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Electronic Book UT Tyler Online
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KF4520 -- .M393 2003 (Browse shelf) http://ebookcentral.proquest.com/lib/uttyler/detail.action?docID=422664 Available EBC422664

Contents -- Prologue: A New Economic Interpretation -- Chapter One: The Evolution of the Prevailing Interpretation -- Chapter Two: Economics and the Constitution -- Part I: The Philadelphia Convention of 1787 -- Chapter Three: The Choice of Specific Clauses in the Constitution -- Chapter Four: Another Look at the Choice of Specific Clauses in the Constitution -- Chapter Five: The Choice of the Basic Design of the Constitution -- Part II: The Ratification of the Constitution, 1787-1790 -- Chapter Six: The Overall Ratification Vote in the Nation -- Chapter Seven: The Ratification Vote within Individual State Conventions -- Epilogue: The Lessons of 1787 and Ratification -- Appendixes -- Appendix 1: Documents -- Appendix 2: The Data and their Sources -- Appendix 3: Full and Parsimonius Voting Models for the Philadelphia Convention -- Appendix 4: Personal-Interest and Constituent-Interest Voting Models for the Philadelphia Convention -- Appendix 5: Alternative Voting Model and Hypothesis Tests for Nationalism at the Philadelphia Convention -- Appendix 6: Voting Models for Pooled Samples of the State Ratifying Conventions -- Appendix 7: Voting Models for Massachusetts, North Carolina, and Virginia Ratifying Conventions -- Notes -- References -- Index -- A -- B -- C -- D -- E -- F -- G -- H -- I -- J -- K -- L -- M -- N -- O -- P -- R -- S -- T -- U -- V -- W -- Y.

Prologue: A New Economic Interpretation 1. The Evolution of the Prevailing Interpretation 2. Economics and the Constitution Part I: The Philadelphia Convention of 1787 3. The Choice of Specific Clauses in the Constitution 4. Another Look at the Choice of Specific Clauses in the Constitution 5. The Choice of the Basic Design of the Constitution Part II: The Ratification of the Constitution, 1787-1790 6. The Overall Ratification Vote in the Nation 7. The Ratification Vote within Individual State Conventions Epilogue: The Lessons of 1787 and Ratification Appendixes Appendix 1: Documents Appendix 2: The Data and Their Sources Appendix 3: Full and Parsimonius Voting Models for the Philadelphia Convention Appendix 4: Personal-Interest and Constituent-Interest Voting Models for the Philadelphia Convention Appendix 5: Alternative Voting Model and Hypothesis Tests for Nationalism at the Philadelphia Convention Appendix 6: Voting Models for Pooled Samples of the State Ratifying Conventions Appendix 7: Voting Models for Massachusetts, North Carolina, and Virginia Ratifying Conventions Notes References Index.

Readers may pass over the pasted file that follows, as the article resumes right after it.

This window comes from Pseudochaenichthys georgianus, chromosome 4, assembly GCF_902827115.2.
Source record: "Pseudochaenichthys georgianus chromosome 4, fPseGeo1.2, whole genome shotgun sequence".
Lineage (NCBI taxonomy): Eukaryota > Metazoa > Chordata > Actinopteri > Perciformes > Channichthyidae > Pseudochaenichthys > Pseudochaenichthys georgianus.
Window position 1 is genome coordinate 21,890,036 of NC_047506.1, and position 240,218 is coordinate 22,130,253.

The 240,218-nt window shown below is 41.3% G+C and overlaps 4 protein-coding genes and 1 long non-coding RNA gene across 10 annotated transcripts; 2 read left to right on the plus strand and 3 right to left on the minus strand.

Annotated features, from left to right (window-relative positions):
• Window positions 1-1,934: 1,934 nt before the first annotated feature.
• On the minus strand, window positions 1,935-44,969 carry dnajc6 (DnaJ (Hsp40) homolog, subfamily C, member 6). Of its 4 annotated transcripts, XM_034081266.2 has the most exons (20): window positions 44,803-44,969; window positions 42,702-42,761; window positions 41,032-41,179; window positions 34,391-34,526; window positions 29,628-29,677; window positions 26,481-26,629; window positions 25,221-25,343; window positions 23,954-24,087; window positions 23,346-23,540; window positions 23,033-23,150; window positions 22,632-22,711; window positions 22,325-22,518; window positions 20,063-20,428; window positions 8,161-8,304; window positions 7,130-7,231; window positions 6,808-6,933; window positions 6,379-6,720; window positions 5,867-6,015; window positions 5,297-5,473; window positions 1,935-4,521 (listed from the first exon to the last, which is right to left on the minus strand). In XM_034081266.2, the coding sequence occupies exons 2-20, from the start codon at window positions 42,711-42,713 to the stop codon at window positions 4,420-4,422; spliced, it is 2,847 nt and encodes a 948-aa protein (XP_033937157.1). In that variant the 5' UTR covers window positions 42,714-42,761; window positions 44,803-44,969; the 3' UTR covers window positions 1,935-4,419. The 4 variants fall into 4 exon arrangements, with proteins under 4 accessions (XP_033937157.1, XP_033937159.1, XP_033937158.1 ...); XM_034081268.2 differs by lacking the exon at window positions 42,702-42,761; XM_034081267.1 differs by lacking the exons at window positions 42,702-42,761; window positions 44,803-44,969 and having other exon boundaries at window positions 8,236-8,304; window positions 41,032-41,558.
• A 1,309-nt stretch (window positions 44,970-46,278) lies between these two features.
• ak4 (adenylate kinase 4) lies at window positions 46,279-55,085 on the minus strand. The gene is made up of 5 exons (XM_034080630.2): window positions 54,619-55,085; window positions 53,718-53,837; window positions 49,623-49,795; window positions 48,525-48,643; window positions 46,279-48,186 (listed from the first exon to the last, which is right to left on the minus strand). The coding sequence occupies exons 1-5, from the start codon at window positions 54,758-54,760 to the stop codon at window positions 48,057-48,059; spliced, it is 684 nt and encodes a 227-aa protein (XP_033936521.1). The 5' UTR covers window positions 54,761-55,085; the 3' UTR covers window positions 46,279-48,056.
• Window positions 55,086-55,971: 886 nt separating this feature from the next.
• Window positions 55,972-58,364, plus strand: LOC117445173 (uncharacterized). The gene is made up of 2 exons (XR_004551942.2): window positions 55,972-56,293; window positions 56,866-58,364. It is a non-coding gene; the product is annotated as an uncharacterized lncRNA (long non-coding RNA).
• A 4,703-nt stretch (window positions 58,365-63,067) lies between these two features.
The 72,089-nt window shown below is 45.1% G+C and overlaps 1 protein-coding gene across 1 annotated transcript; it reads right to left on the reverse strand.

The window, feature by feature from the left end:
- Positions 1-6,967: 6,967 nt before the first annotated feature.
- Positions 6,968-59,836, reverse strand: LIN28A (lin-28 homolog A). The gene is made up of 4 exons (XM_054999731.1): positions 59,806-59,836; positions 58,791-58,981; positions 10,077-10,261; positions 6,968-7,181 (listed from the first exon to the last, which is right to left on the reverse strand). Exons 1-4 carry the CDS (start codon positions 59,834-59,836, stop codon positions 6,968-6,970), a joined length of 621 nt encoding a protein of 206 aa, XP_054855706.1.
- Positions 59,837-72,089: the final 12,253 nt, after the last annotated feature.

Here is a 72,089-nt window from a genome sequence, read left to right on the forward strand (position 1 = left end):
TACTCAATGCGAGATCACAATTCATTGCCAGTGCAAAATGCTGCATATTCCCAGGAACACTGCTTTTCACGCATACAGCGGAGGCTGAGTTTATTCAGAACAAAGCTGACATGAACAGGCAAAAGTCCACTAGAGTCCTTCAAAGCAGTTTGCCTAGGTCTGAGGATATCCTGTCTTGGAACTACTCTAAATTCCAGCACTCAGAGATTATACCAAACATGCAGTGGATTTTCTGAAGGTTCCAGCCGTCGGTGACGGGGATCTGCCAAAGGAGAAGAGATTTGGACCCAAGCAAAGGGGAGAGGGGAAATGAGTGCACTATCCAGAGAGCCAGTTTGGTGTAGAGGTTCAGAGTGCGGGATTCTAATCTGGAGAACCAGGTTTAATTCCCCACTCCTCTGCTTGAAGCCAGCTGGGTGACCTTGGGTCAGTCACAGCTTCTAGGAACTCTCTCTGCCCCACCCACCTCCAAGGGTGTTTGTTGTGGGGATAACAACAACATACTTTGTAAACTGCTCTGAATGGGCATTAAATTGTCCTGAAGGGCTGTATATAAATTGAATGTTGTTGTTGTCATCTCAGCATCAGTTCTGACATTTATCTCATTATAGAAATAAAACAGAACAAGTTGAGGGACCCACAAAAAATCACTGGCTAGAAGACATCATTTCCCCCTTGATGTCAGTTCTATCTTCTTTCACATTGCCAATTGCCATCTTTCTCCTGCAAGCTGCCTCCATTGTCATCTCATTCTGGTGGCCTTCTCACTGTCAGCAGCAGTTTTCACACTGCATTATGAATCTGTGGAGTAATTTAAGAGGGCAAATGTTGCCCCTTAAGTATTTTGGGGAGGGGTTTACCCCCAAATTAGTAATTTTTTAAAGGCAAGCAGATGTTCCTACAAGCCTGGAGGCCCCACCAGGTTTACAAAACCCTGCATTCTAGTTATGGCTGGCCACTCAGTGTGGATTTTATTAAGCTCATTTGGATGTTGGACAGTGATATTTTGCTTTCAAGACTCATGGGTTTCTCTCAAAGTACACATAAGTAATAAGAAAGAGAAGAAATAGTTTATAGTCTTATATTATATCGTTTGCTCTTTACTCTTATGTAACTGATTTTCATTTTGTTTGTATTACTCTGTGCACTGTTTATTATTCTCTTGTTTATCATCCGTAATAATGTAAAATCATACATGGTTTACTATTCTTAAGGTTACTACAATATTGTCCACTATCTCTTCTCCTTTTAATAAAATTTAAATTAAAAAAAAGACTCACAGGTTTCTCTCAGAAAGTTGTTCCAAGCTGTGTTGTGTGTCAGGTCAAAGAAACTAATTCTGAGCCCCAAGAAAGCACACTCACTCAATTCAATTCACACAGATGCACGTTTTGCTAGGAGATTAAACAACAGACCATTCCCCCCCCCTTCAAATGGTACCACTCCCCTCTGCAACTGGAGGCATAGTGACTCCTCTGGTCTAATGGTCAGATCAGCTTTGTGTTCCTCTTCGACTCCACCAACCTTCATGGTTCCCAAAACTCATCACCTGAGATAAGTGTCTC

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Author notes provided by Syndetics

Robert A. McGuire was born in Long Beach, California, and educated at Long Beach State and the University of Washington. A professor of economics at the University of Akron, he is the author of many studies that have appeared in academic journals, including the American Economic Review, American Journal of Political Science, Economic History Review, Journal of Economic History, and Public Choice. Among his most recent research is a study of the Confederate constitution appearing in Economic Inquiry and an ongoing study of the role of diseases in American economic history funded with a National Science Foundation grant in 2000.